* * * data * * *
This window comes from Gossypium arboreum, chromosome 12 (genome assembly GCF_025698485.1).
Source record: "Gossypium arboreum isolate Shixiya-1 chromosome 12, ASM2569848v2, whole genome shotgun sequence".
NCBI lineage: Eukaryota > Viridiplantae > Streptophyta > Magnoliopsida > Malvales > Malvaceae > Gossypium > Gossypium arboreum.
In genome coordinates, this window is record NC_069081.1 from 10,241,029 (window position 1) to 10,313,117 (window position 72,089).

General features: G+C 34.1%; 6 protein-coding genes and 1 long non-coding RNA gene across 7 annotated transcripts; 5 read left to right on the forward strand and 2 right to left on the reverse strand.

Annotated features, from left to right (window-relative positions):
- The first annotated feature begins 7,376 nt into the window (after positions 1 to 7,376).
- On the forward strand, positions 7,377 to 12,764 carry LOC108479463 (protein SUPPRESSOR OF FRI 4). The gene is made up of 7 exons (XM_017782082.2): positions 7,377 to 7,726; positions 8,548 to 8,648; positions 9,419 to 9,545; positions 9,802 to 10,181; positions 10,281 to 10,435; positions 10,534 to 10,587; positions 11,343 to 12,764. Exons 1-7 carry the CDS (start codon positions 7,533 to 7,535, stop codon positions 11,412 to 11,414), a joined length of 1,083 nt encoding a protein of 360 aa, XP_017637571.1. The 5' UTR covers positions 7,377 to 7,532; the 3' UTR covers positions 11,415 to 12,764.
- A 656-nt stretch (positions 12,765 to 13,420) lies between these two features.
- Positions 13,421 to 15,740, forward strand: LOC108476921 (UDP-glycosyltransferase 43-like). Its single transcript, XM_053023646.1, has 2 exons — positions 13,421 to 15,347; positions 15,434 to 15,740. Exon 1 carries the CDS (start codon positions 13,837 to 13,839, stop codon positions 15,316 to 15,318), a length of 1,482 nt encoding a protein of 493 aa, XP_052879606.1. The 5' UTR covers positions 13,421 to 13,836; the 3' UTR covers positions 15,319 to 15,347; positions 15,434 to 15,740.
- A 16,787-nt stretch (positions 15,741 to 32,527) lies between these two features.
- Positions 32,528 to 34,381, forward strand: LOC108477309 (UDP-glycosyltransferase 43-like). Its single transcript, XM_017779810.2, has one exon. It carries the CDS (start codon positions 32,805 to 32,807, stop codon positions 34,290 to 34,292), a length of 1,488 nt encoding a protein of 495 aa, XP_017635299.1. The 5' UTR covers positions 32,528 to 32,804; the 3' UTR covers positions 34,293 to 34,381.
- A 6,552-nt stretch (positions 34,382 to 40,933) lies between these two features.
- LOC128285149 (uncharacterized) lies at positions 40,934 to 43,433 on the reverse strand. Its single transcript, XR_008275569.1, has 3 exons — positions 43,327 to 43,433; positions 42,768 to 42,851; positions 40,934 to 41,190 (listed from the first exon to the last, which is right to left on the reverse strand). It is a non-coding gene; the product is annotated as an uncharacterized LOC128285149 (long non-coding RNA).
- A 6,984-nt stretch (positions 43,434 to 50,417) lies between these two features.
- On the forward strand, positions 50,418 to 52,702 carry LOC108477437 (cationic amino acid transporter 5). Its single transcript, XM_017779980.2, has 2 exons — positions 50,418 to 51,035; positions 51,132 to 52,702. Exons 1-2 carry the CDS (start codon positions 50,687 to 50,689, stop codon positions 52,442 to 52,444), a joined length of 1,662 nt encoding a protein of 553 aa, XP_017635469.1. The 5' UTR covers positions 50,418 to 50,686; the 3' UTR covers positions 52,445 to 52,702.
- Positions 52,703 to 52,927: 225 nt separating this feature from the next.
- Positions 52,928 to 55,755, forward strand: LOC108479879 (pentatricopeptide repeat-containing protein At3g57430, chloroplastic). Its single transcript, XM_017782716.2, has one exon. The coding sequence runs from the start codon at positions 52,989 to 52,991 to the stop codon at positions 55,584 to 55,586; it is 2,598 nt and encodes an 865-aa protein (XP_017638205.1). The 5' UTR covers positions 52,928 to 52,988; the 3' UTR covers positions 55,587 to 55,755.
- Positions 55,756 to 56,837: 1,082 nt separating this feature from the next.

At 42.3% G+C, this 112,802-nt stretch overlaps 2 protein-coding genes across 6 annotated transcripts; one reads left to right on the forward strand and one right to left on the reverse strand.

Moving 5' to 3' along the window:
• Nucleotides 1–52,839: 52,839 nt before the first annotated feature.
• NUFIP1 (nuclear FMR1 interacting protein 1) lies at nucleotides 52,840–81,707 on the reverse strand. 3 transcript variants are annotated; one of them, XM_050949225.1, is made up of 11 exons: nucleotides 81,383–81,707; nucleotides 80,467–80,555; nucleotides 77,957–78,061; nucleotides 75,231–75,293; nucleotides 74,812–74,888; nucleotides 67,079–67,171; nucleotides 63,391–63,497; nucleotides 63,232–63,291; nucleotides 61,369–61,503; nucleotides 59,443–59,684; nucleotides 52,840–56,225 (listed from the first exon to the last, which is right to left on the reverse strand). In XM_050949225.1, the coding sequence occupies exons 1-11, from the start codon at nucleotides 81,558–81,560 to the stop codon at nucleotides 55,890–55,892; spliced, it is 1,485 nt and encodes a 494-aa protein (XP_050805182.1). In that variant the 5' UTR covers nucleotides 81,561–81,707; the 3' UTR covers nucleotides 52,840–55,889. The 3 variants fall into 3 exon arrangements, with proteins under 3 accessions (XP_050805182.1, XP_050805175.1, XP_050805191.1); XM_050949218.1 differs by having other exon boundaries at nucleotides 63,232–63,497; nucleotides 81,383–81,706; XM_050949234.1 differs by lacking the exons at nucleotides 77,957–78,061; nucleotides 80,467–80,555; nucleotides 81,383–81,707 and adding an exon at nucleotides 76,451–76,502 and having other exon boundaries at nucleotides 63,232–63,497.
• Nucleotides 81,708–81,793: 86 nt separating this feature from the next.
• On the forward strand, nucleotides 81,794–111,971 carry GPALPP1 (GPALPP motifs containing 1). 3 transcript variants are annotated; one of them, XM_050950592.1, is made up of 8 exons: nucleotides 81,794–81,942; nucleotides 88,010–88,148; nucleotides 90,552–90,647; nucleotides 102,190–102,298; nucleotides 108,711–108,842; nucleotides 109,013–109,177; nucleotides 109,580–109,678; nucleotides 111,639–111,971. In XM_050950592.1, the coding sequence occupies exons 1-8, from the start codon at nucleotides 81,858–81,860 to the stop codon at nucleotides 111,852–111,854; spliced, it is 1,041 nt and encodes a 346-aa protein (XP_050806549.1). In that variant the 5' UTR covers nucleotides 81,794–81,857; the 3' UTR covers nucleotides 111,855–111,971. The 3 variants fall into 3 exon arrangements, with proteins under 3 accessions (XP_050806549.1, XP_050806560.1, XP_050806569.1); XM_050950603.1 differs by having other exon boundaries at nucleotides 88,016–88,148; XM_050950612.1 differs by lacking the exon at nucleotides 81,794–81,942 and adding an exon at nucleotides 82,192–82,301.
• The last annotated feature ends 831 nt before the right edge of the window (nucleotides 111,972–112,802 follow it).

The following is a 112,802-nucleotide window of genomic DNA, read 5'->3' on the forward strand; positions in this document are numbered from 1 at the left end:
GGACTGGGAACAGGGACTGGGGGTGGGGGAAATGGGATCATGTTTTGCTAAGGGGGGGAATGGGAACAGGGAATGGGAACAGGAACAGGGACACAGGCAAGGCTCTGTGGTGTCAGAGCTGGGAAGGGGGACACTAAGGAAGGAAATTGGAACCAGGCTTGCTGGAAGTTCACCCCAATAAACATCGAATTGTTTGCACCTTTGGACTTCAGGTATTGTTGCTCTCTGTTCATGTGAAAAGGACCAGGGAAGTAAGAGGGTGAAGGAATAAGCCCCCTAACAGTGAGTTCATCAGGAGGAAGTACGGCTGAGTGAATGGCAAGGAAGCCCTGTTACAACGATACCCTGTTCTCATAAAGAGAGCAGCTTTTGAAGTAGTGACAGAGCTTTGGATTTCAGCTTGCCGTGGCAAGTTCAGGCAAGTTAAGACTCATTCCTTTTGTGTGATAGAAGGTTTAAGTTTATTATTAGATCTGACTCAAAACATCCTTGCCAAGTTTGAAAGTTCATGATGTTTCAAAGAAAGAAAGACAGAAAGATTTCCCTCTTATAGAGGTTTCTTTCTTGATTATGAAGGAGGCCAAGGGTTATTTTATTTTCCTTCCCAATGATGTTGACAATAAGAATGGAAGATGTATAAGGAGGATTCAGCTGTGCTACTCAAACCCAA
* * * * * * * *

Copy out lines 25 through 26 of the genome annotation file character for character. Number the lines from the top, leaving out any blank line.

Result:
• On the forward strand, nucleotides 81,794–111,971 carry GPALPP1 (GPALPP motifs containing 1). 3 transcript variants are annotated; one of them, XM_050950592.1, is made up of 8 exons: nucleotides 81,794–81,942; nucleotides 88,010–88,148; nucleotides 90,552–90,647; nucleotides 102,190–102,298; nucleotides 108,711–108,842; nucleotides 109,013–109,177; nucleotides 109,580–109,678; nucleotides 111,639–111,971. In XM_050950592.1, the coding sequence occupies exons 1-8, from the start codon at nucleotides 81,858–81,860 to the stop codon at nucleotides 111,852–111,854; spliced, it is 1,041 nt and encodes a 346-aa protein (XP_050806549.1). In that variant the 5' UTR covers nucleotides 81,794–81,857; the 3' UTR covers nucleotides 111,855–111,971. The 3 variants fall into 3 exon arrangements, with proteins under 3 accessions (XP_050806549.1, XP_050806560.1, XP_050806569.1); XM_050950603.1 differs by having other exon boundaries at nucleotides 88,016–88,148; XM_050950612.1 differs by lacking the exon at nucleotides 81,794–81,942 and adding an exon at nucleotides 82,192–82,301.
• The last annotated feature ends 831 nt before the right edge of the window (nucleotides 111,972–112,802 follow it).